Faced with a flood of anti-colonial, nationalist literature in the first half of the 20th century, the British responded with controls and coercion. In 1908, the great Premchand himself narrowly escaped sedition charges for his book Soz-e-Vatan. The young authors Sajjad Zahir, Dr Rashid Jahan, Ahmed Ali and Mahmud-uz-Zafar had not called their book ‘angarey’, meaning red hot coals, for nothing. They wanted to shake up society, and in particular Muslim society, to make it face up to the oppression and injustices it condoned. Idealistic and highly educated—Sajjad Zahir and Mahmud-uz-Zafar studied at Oxford, Ahmed Ali lectured in English and History, and Rashid Jahan was a qualified doctor—the authors were familiar with modern Western literature and heavily influenced by Marxism. They published this work in Urdu because it represented the ‘Ganga-Jamuni’ culture of India and because Urdu had a far greater reach than English.
Even the words they used shocked many. They jettisoned the ornate formality of Urdu prose in favour of a language that was direct, colloquial, idiomatic, unadorned and often stark. They adopted a bold, new style that is now known as ‘stream of consciousness’. They spoke of matters that were generally pushed out of sight. Lust and sexuality were written of frankly. For example, in the one-act play ‘Behind the Veil’ that concludes the collection, Jahan drew on her experience as a doctor to portray the physical and mental anguish of women in an oppressive patriarchal society. One character’s husband longs for another wife, and visits sex workers. Another woman is forced to undergo operations because, in her words, ‘My uterus and lower parts had begun to slip down. I needed to be corrected so that my Miyan could get the pleasure of a new wife from my body.’
The poor and the underprivileged are championed in this collection, and portrayed with devastating realism. Zahir, in the beautiful story ‘Dulari’, deals with the exploitation of a girl from the ‘lowest level’ of society and the selfishness and smug superiority of the elite. Superstition and religious hypocrisy are also mercilessly ridiculed through the book. Didactic literature in Urdu, condemning such things as multiple marriages, was not new. In poetry, the mullah, that religious moralist, has been made fun of for centuries. But Angarey went several steps further.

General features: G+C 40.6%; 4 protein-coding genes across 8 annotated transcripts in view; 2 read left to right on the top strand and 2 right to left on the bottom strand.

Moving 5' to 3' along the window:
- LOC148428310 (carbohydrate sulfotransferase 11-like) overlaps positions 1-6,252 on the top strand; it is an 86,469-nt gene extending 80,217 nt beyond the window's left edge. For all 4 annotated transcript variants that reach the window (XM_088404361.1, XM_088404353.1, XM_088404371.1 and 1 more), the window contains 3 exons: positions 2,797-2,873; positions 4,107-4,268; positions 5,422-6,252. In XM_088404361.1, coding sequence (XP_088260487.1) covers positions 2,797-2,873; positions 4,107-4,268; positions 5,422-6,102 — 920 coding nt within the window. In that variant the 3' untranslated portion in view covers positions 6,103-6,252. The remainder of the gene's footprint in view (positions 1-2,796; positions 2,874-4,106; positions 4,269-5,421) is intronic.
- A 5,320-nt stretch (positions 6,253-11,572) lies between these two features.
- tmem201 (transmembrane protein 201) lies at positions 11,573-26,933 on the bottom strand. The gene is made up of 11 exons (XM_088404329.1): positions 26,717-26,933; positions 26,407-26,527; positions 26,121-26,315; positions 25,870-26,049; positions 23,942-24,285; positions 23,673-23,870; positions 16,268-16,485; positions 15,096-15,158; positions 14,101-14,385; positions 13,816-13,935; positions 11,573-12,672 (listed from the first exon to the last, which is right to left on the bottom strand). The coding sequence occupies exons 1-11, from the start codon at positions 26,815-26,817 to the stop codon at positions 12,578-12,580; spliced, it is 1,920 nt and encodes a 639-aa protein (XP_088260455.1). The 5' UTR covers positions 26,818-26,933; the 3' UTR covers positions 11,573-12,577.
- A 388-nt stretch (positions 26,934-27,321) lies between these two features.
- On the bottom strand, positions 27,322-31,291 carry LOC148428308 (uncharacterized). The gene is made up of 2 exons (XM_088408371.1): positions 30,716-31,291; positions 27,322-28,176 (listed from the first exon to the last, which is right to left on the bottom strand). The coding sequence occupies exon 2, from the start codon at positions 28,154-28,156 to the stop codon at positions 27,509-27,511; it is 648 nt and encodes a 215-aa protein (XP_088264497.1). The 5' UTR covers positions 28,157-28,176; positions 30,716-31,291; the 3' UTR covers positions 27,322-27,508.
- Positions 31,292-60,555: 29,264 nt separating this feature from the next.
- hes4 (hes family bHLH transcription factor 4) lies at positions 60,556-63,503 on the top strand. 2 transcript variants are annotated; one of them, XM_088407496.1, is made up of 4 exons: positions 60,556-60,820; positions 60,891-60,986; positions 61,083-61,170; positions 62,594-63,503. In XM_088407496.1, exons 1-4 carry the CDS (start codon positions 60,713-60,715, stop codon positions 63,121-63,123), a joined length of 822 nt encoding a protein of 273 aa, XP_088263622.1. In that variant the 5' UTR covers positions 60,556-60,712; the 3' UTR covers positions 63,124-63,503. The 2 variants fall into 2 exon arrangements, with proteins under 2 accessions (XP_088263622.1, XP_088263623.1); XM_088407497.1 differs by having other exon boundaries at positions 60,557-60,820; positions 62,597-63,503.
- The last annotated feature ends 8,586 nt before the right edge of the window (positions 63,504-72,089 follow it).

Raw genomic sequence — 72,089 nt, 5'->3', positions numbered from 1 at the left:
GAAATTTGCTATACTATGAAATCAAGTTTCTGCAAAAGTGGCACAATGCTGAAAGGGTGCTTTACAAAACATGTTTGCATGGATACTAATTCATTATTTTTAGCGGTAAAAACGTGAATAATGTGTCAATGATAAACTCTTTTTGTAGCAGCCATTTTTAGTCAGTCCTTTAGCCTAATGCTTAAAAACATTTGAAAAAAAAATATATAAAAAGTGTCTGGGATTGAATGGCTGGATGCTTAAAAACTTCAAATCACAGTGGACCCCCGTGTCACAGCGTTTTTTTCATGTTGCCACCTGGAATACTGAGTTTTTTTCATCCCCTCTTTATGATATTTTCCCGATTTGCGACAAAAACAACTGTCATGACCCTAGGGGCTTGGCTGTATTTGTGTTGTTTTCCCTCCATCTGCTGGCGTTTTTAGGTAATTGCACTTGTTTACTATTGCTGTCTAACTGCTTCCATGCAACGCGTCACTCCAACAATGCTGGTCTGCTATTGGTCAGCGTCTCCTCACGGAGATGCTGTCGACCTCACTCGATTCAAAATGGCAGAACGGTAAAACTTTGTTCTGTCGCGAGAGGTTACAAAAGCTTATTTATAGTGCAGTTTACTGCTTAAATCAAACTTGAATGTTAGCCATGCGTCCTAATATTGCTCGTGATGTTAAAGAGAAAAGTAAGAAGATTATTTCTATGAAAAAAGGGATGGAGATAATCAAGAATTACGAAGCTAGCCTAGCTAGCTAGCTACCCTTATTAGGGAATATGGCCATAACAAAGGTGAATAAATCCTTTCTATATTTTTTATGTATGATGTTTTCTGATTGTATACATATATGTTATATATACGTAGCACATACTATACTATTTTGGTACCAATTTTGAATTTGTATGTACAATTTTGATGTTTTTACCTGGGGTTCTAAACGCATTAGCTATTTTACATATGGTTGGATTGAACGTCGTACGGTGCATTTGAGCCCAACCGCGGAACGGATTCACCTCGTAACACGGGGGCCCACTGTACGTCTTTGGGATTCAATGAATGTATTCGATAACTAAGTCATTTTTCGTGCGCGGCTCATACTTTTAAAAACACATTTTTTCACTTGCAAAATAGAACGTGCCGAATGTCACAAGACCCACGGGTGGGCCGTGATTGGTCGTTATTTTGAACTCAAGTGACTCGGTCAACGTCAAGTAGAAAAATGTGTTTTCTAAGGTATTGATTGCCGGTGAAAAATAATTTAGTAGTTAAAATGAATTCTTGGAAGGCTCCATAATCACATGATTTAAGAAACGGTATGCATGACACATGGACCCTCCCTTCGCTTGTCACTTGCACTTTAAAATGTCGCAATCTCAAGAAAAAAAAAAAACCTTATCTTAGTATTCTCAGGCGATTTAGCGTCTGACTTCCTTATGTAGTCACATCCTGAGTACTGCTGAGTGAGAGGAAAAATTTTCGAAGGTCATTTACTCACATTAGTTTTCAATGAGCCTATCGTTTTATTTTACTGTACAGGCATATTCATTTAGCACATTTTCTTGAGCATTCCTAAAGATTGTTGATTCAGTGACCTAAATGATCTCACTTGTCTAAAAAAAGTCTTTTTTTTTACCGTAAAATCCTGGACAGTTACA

As Ahmed Ali later wrote, ‘People read the book behind closed doors and in bathrooms with relish but denounced us in the open. We were lampooned and satirised, condemned editorially and in pamphlets. Our lives were threatened; people even lay in wait with daggers to kill us.’
However, it’s also true that many leading literary and academic figures supported Angarey, including the eminent historian Mohammad Mujeeb. The authors themselves stood their ground. Again, it was Ali who wrote the riposte to the ban published in The Leader, Allahabad, on 5 April 1933: ‘The authors of this book do not wish to make any apology for it. They leave it to float or sink of itself… They stand for the right of free criticism and free expression in all matters of highest importance to the human race in general and the Indian people in particular. They have chosen the particular field of Islam not because they bear it any “special” malice but because, being born into that particular society, they felt themselves better qualified to speak for that alone.’
This article went on to call for the establishment of a movement of Progressive Writers, dedicated to a genre of writing that highlights the need for social and political reform. The movement changed the way literature was written in India; in her valuable preface to this translation, Nadira Babbar, playwright and daughter of Sajjad Zahir, tells us just how much.
The stories themselves are still stunning, fresh, engrossing and relevant. In places it seems the translation could be improved, but it would be wrong to quibble when the translators have laboured so long, and with such dedication, to bring Angarey to the English-reading world.